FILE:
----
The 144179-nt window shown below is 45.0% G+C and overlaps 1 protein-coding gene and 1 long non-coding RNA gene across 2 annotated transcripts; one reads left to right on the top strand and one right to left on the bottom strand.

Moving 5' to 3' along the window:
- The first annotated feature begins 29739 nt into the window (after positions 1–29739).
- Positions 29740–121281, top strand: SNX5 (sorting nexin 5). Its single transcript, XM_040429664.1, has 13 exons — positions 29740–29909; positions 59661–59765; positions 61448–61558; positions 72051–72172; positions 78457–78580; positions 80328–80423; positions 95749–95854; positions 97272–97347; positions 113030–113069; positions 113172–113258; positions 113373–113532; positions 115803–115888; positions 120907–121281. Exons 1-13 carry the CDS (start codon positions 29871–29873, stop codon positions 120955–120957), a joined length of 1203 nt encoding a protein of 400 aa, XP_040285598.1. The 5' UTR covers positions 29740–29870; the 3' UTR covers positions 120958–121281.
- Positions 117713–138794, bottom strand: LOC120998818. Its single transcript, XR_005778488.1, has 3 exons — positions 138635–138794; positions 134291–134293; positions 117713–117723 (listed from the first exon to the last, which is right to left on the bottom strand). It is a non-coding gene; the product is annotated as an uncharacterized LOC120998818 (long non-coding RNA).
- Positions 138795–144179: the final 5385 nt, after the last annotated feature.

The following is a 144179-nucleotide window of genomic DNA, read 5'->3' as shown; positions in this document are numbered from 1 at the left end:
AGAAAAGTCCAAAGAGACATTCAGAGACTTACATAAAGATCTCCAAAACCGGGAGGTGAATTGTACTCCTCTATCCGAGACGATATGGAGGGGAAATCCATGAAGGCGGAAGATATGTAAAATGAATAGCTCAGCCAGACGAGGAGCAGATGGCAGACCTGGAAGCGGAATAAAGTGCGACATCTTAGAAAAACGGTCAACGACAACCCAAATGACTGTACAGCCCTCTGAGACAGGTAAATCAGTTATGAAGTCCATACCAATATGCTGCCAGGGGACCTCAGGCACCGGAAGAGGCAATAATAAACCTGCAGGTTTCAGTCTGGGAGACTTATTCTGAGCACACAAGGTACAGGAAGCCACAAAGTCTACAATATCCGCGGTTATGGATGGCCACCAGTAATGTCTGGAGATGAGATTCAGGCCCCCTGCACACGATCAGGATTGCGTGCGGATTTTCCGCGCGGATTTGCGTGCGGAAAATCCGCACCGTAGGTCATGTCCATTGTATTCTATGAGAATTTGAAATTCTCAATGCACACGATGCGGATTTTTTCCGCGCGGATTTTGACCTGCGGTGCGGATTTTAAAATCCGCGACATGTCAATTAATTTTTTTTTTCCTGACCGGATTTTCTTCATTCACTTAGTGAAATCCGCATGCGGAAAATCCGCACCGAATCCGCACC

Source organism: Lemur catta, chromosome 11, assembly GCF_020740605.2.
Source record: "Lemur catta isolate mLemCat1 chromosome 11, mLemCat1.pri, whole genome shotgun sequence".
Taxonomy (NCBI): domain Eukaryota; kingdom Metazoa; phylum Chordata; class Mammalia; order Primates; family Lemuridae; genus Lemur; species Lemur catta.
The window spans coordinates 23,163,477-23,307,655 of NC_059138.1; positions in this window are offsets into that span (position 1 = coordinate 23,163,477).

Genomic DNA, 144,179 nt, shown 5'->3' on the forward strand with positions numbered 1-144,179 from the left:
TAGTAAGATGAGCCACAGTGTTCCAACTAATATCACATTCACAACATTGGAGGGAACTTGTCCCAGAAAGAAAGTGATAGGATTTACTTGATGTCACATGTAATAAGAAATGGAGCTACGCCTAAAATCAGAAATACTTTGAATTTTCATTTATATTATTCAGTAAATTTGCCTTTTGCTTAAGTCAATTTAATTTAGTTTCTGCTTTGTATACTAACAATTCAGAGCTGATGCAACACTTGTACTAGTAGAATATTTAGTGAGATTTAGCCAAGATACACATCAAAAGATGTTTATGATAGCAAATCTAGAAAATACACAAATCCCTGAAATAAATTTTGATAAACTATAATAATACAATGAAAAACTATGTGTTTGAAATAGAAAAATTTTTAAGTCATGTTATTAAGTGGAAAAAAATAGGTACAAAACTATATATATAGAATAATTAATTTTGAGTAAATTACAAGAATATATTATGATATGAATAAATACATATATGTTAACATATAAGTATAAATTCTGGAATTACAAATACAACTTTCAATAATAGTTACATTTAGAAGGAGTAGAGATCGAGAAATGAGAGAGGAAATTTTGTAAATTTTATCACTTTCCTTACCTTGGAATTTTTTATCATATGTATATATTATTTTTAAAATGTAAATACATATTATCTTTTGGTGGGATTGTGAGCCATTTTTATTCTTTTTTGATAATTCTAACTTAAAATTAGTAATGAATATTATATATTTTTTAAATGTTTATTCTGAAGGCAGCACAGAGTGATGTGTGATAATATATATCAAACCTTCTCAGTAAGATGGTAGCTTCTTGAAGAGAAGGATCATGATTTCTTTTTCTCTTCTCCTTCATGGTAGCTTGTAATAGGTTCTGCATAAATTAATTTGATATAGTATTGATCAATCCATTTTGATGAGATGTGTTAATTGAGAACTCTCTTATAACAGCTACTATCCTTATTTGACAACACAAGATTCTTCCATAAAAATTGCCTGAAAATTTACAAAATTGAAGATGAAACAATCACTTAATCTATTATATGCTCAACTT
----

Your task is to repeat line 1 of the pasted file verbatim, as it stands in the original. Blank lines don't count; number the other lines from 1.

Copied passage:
The 144179-nt window shown below is 45.0% G+C and overlaps 1 protein-coding gene and 1 long non-coding RNA gene across 2 annotated transcripts; one reads left to right on the top strand and one right to left on the bottom strand.